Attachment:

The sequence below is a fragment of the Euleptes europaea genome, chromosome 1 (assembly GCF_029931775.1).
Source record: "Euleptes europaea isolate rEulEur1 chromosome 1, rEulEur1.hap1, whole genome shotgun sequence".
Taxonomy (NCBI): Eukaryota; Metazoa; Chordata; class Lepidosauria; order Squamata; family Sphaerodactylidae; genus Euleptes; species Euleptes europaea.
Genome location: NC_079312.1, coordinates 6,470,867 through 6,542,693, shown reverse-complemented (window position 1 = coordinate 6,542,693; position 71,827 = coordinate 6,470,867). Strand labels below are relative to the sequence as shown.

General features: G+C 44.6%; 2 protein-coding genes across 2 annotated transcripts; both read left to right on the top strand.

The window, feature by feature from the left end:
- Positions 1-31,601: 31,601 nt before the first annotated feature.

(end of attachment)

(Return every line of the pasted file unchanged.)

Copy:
The sequence below is a fragment of the Euleptes europaea genome, chromosome 1 (assembly GCF_029931775.1).
Source record: "Euleptes europaea isolate rEulEur1 chromosome 1, rEulEur1.hap1, whole genome shotgun sequence".
Taxonomy (NCBI): Eukaryota; Metazoa; Chordata; class Lepidosauria; order Squamata; family Sphaerodactylidae; genus Euleptes; species Euleptes europaea.
Genome location: NC_079312.1, coordinates 6,470,867 through 6,542,693, shown reverse-complemented (window position 1 = coordinate 6,542,693; position 71,827 = coordinate 6,470,867). Strand labels below are relative to the sequence as shown.

General features: G+C 44.6%; 2 protein-coding genes across 2 annotated transcripts; both read left to right on the top strand.

The window, feature by feature from the left end:
- Positions 1-31,601: 31,601 nt before the first annotated feature.